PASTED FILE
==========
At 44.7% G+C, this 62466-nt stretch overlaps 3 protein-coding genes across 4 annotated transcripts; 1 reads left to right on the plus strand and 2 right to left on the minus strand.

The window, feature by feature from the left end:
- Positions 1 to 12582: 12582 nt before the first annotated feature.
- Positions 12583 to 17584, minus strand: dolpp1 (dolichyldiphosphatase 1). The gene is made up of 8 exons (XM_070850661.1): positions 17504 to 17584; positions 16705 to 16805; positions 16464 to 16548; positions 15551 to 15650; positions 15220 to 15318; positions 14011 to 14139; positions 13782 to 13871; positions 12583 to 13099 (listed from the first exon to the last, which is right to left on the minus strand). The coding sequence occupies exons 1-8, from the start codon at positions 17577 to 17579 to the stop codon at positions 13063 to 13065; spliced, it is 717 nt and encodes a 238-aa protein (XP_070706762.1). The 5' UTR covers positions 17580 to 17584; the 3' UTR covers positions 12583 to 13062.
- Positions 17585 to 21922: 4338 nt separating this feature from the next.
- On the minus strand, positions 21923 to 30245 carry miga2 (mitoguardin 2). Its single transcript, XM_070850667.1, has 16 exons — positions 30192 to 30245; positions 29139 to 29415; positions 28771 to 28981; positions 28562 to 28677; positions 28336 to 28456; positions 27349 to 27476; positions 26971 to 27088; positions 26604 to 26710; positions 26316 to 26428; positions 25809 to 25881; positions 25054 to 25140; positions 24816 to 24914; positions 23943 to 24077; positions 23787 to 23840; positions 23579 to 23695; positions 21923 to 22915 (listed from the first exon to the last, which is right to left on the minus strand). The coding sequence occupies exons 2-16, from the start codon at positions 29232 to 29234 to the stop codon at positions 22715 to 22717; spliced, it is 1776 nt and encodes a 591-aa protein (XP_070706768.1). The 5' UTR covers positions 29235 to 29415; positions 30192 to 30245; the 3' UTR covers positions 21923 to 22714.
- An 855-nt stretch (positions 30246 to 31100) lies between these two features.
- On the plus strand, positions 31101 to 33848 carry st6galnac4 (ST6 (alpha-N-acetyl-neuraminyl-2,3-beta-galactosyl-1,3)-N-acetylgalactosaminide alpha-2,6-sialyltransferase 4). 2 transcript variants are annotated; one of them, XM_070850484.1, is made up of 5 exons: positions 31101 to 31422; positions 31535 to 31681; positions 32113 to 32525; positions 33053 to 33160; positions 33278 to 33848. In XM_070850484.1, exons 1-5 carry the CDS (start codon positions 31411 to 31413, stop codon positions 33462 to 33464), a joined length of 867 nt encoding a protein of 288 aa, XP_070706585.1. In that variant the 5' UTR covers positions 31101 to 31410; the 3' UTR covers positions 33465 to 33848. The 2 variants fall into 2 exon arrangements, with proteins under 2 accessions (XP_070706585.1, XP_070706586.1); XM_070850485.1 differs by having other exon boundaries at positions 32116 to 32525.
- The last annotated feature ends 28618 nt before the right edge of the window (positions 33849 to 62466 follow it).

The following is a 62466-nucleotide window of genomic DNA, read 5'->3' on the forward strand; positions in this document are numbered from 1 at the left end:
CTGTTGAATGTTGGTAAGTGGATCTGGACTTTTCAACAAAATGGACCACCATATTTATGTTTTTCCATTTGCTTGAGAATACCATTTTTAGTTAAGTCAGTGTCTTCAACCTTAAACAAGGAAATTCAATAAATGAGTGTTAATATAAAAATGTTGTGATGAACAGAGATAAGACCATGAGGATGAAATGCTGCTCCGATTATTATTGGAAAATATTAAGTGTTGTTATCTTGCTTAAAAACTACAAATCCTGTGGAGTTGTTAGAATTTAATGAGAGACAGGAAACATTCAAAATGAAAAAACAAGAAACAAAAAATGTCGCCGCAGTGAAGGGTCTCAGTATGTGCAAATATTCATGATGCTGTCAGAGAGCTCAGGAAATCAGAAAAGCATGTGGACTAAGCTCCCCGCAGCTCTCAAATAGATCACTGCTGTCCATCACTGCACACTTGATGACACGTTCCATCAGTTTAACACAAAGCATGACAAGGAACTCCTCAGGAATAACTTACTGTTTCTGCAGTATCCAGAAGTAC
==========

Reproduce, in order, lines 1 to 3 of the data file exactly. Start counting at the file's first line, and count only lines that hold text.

At 44.7% G+C, this 62466-nt stretch overlaps 3 protein-coding genes across 4 annotated transcripts; 1 reads left to right on the plus strand and 2 right to left on the minus strand.

The window, feature by feature from the left end:
- Positions 1 to 12582: 12582 nt before the first annotated feature.